“What is it that Rob Evans and Duckfat are doing so well?” I ask.
“I’d say they’re bringing back the traditions of the past, while looking forward and using new techniques,” Ben suggests. “They also keep an eye on efficiency and simplicity, which allows them to serve quality ingredients at a price people can afford. The key is using parts of the animal that often get thrown away, like the duck fat.”
I agree, and would also say that they’ve managed to make cheap fast food like fries, sandwiches, sodas and donuts into something special, again by bringing back the quality and flavor that somehow got lost along the way. It’s every kids dream, the foods that were frowned on as junk food have become not only healthy, but even more delicious, to boot.
We realize we haven’t even started on our sandwich board ($18) yet, with its artful arrangement of house-made pickles, pork belly, duck foie gras terrine, jar of roasted tomatillo salsa, cured ham and buttermilk fried onion rings.
I find the fried onions, pork belly and ham (which Ben recently delivered here), delectable eaten straight up with my fingers, while Ben cuts the Sorella’s Bakehouse brioche rolls in half to fill with various combos of ham and fried onions or duck terrine and pickles. His works of art look like the perfect highbrow sandwich, though still providing lowbrow delight.
The same goes for the mocha milkshake ($6) in an old-fashioned Libbey glass with a straw, and the inimitable citrus-infused, duck fat-fried doughnut holes ($5) with accompanying caramel and spicy chocolate dipping sauce. The cinnamon-sugared nuggets of fried dough stand alone even without dipping, so I find myself sipping the chocolate and caramel straight from the cups – something I caught my father doing last time he was here. (Lowbrow tendencies evidently run in the family.)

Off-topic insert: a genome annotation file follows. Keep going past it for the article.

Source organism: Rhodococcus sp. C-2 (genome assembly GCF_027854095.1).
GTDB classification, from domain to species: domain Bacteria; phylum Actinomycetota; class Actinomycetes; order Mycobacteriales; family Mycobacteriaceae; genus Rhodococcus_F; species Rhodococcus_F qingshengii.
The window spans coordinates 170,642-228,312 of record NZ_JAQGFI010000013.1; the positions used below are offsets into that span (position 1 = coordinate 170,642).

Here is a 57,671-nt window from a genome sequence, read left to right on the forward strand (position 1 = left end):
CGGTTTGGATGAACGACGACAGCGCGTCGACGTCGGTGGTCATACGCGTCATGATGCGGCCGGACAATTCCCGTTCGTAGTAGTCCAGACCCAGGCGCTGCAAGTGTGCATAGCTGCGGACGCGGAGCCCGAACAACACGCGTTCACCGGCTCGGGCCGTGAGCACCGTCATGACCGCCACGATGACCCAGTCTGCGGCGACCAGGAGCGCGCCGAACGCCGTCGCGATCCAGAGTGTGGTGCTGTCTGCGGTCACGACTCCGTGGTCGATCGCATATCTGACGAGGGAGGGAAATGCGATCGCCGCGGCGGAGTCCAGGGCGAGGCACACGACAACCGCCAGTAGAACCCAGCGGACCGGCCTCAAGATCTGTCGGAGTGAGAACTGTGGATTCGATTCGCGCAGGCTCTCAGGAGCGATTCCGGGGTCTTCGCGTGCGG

As for the big picture, since Duckfat opened in 2005, its success has inspired many young chefs to source locally, as well as start their own simple-food-as-gourmet eateries, including Ben’s venture in South Portland, which provides a new venue for the kinds of ingredients that make Duckfat’s food so good.
For all the above, it would be easy to give Duckfat five stars, but I’m thinking of Evans, and those of us who enjoy his cooking. As Maine’s only chef to have garnered awards as a James Beard Best Chef of the Northeast (2009) and Food & Wine Best New Chef (2004), as well as a five-star review for Hugo’s when he owned it, here’s a star’s incentive to keep innovating and delight us with something new.
I know I’ll be back on a cold and dark winter’s night, and at 5 p.m. next summer, to find out what’s next. I’ll also be thinking of the hard work that Ben and the farmers, butchers and distributors like Farm Fresh Connection have contributed to make this food that not only feeds the body, but the heart and soul.
Melissa Coleman is interim restaurant reviewer for the Maine Sunday Telegram. Coleman writes for national and local publications and can be found at melissacoleman.com. Her memoir, “This Life Is in Your Hands: One Dream, Sixty Acres, and a Family’s Heartbreak,” is about coming of age during the 1970s back-to-the-land movement.